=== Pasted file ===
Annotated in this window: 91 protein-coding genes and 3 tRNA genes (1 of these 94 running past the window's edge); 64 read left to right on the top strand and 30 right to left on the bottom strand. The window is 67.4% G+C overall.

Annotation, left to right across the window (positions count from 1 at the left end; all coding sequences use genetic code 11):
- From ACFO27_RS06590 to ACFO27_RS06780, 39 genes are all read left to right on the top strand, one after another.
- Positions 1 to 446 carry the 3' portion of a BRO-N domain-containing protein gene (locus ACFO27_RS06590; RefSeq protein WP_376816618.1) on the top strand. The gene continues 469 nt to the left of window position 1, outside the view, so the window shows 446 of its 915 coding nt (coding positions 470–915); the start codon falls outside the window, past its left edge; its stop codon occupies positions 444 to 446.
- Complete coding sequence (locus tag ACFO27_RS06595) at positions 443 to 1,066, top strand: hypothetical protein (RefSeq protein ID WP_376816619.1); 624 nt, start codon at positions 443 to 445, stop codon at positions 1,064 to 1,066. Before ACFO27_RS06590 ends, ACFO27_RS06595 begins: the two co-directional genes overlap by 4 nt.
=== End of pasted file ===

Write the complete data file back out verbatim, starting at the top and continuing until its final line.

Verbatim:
Annotated in this window: 91 protein-coding genes and 3 tRNA genes (1 of these 94 running past the window's edge); 64 read left to right on the top strand and 30 right to left on the bottom strand. The window is 67.4% G+C overall.

Annotation, left to right across the window (positions count from 1 at the left end; all coding sequences use genetic code 11):
- From ACFO27_RS06590 to ACFO27_RS06780, 39 genes are all read left to right on the top strand, one after another.
- Positions 1 to 446 carry the 3' portion of a BRO-N domain-containing protein gene (locus ACFO27_RS06590; RefSeq protein WP_376816618.1) on the top strand. The gene continues 469 nt to the left of window position 1, outside the view, so the window shows 446 of its 915 coding nt (coding positions 470–915); the start codon falls outside the window, past its left edge; its stop codon occupies positions 444 to 446.
- Complete coding sequence (locus tag ACFO27_RS06595) at positions 443 to 1,066, top strand: hypothetical protein (RefSeq protein ID WP_376816619.1); 624 nt, start codon at positions 443 to 445, stop codon at positions 1,064 to 1,066. Before ACFO27_RS06590 ends, ACFO27_RS06595 begins: the two co-directional genes overlap by 4 nt.